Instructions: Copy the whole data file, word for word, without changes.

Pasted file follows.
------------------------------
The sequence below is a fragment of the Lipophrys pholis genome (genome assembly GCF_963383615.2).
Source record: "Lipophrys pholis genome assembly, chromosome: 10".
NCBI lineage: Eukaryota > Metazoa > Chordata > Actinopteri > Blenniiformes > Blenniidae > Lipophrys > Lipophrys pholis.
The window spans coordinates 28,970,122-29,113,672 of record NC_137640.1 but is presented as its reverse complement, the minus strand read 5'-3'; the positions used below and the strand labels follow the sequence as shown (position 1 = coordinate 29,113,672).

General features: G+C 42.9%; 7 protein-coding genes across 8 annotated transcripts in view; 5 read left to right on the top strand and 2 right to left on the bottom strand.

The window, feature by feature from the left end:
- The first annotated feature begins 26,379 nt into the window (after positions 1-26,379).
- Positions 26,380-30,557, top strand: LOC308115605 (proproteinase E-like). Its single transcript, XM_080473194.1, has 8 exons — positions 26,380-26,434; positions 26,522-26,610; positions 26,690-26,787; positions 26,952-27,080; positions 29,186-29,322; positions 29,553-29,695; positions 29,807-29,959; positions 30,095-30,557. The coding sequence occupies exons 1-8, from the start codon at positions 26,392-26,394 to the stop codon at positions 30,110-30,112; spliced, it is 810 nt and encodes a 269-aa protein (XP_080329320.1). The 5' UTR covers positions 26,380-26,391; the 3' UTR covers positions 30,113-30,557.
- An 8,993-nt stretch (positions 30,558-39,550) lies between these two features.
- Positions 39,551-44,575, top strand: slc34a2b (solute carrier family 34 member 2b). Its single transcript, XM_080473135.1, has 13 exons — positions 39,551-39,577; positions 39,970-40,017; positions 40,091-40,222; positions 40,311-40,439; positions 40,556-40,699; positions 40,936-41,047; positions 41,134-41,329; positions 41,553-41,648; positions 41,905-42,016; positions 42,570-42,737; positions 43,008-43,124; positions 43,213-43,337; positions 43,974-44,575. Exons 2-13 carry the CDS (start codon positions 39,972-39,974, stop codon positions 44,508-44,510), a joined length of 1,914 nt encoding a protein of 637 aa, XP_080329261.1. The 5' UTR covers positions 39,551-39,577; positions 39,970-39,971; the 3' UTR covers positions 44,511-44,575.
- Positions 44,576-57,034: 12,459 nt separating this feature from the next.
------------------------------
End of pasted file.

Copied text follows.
The sequence below is a fragment of the Lipophrys pholis genome (genome assembly GCF_963383615.2).
Source record: "Lipophrys pholis genome assembly, chromosome: 10".
NCBI lineage: Eukaryota > Metazoa > Chordata > Actinopteri > Blenniiformes > Blenniidae > Lipophrys > Lipophrys pholis.
The window spans coordinates 28,970,122-29,113,672 of record NC_137640.1 but is presented as its reverse complement, the minus strand read 5'-3'; the positions used below and the strand labels follow the sequence as shown (position 1 = coordinate 29,113,672).

General features: G+C 42.9%; 7 protein-coding genes across 8 annotated transcripts in view; 5 read left to right on the top strand and 2 right to left on the bottom strand.

The window, feature by feature from the left end:
- The first annotated feature begins 26,379 nt into the window (after positions 1-26,379).
- Positions 26,380-30,557, top strand: LOC308115605 (proproteinase E-like). Its single transcript, XM_080473194.1, has 8 exons — positions 26,380-26,434; positions 26,522-26,610; positions 26,690-26,787; positions 26,952-27,080; positions 29,186-29,322; positions 29,553-29,695; positions 29,807-29,959; positions 30,095-30,557. The coding sequence occupies exons 1-8, from the start codon at positions 26,392-26,394 to the stop codon at positions 30,110-30,112; spliced, it is 810 nt and encodes a 269-aa protein (XP_080329320.1). The 5' UTR covers positions 26,380-26,391; the 3' UTR covers positions 30,113-30,557.
- An 8,993-nt stretch (positions 30,558-39,550) lies between these two features.
- Positions 39,551-44,575, top strand: slc34a2b (solute carrier family 34 member 2b). Its single transcript, XM_080473135.1, has 13 exons — positions 39,551-39,577; positions 39,970-40,017; positions 40,091-40,222; positions 40,311-40,439; positions 40,556-40,699; positions 40,936-41,047; positions 41,134-41,329; positions 41,553-41,648; positions 41,905-42,016; positions 42,570-42,737; positions 43,008-43,124; positions 43,213-43,337; positions 43,974-44,575. Exons 2-13 carry the CDS (start codon positions 39,972-39,974, stop codon positions 44,508-44,510), a joined length of 1,914 nt encoding a protein of 637 aa, XP_080329261.1. The 5' UTR covers positions 39,551-39,577; positions 39,970-39,971; the 3' UTR covers positions 44,511-44,575.
- Positions 44,576-57,034: 12,459 nt separating this feature from the next.